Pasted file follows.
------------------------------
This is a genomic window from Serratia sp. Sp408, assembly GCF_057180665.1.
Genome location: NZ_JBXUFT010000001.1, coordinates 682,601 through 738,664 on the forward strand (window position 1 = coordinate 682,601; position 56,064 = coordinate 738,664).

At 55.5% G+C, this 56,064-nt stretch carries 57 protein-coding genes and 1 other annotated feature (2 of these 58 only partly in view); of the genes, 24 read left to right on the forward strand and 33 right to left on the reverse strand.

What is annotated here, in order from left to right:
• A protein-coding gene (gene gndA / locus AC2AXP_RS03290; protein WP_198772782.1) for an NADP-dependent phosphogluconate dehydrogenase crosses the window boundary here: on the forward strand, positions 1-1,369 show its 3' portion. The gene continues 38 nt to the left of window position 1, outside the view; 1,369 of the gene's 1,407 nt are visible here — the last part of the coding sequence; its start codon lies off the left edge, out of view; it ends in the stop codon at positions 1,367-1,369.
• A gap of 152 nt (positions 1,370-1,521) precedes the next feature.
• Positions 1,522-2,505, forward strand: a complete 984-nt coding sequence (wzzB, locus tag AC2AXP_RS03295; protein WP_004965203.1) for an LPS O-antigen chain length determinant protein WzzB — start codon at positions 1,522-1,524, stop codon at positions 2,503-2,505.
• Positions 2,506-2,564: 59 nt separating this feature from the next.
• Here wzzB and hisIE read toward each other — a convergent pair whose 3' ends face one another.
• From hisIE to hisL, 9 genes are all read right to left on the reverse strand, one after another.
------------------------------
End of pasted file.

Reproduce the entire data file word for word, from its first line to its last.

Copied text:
This is a genomic window from Serratia sp. Sp408, assembly GCF_057180665.1.
Genome location: NZ_JBXUFT010000001.1, coordinates 682,601 through 738,664 on the forward strand (window position 1 = coordinate 682,601; position 56,064 = coordinate 738,664).

At 55.5% G+C, this 56,064-nt stretch carries 57 protein-coding genes and 1 other annotated feature (2 of these 58 only partly in view); of the genes, 24 read left to right on the forward strand and 33 right to left on the reverse strand.

What is annotated here, in order from left to right:
• A protein-coding gene (gene gndA / locus AC2AXP_RS03290; protein WP_198772782.1) for an NADP-dependent phosphogluconate dehydrogenase crosses the window boundary here: on the forward strand, positions 1-1,369 show its 3' portion. The gene continues 38 nt to the left of window position 1, outside the view; 1,369 of the gene's 1,407 nt are visible here — the last part of the coding sequence; its start codon lies off the left edge, out of view; it ends in the stop codon at positions 1,367-1,369.
• A gap of 152 nt (positions 1,370-1,521) precedes the next feature.
• Positions 1,522-2,505, forward strand: a complete 984-nt coding sequence (wzzB, locus tag AC2AXP_RS03295; protein WP_004965203.1) for an LPS O-antigen chain length determinant protein WzzB — start codon at positions 1,522-1,524, stop codon at positions 2,503-2,505.
• Positions 2,506-2,564: 59 nt separating this feature from the next.
• Here wzzB and hisIE read toward each other — a convergent pair whose 3' ends face one another.
• From hisIE to hisL, 9 genes are all read right to left on the reverse strand, one after another.